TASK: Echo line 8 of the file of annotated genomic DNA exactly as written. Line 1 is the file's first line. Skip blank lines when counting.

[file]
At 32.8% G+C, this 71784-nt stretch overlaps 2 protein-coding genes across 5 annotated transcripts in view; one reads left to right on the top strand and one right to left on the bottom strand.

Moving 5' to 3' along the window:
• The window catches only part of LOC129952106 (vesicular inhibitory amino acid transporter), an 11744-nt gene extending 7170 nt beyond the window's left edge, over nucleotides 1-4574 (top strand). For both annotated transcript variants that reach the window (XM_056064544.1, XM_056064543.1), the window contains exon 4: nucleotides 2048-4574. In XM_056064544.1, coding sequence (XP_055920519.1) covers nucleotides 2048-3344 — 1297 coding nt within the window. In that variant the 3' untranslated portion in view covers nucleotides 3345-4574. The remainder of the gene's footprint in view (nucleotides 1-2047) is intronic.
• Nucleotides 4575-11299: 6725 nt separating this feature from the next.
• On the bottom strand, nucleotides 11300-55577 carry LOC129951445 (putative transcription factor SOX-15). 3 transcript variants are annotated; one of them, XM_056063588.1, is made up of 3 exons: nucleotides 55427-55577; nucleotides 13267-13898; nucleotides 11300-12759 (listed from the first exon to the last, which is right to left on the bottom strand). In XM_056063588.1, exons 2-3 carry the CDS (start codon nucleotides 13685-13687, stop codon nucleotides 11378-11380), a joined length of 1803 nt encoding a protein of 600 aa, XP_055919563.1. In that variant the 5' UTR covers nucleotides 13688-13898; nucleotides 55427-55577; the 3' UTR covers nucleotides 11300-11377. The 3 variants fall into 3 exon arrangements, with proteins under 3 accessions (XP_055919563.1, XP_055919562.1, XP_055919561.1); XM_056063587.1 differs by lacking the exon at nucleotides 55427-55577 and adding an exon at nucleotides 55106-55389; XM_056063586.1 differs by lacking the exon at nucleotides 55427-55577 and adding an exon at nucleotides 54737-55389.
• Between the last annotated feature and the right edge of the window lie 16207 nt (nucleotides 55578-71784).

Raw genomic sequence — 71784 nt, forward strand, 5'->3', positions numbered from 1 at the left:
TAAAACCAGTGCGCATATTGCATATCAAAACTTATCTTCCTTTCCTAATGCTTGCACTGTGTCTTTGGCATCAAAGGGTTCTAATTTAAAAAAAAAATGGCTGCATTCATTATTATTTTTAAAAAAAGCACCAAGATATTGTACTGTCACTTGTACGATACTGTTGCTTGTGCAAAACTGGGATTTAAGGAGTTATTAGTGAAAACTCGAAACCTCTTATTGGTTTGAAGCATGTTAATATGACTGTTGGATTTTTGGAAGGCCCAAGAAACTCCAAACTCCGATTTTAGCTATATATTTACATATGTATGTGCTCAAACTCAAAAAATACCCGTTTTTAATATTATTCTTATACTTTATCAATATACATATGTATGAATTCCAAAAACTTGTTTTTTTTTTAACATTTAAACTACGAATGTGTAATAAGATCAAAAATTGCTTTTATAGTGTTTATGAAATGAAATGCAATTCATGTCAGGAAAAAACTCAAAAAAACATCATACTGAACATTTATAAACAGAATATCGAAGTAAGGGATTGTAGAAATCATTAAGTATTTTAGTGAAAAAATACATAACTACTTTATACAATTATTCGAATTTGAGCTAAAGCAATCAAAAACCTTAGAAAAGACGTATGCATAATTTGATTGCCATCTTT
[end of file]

TAAAACCAGTGCGCATATTGCATATCAAAACTTATCTTCCTTTCCTAATGCTTGCACTGTGTCTTTGGCATCAAAGGGTTCTAATTTAAAAAAAAAATGGCTGCATTCATTATTATTTTTAAAAAAAGCACCAAGATATTGTACTGTCACTTGTACGATACTGTTGCTTGTGCAAAACTGGGATTTAAGGAGTTATTAGTGAAAACTCGAAACCTCTTATTGGTTTGAAGCATGTTAATATGACTGTTGGATTTTTGGAAGGCCCAAGAAACTCCAAACTCCGATTTTAGCTATATATTTACATATGTATGTGCTCAAACTCAAAAAATACCCGTTTTTAATATTATTCTTATACTTTATCAATATACATATGTATGAATTCCAAAAACTTGTTTTTTTTTTAACATTTAAACTACGAATGTGTAATAAGATCAAAAATTGCTTTTATAGTGTTTATGAAATGAAATGCAATTCATGTCAGGAAAAAACTCAAAAAAACATCATACTGAACATTTATAAACAGAATATCGAAGTAAGGGATTGTAGAAATCATTAAGTATTTTAGTGAAAAAATACATAACTACTTTATACAATTATTCGAATTTGAGCTAAAGCAATCAAAAACCTTAGAAAAGACGTATGCATAATTTGATTGCCATCTTT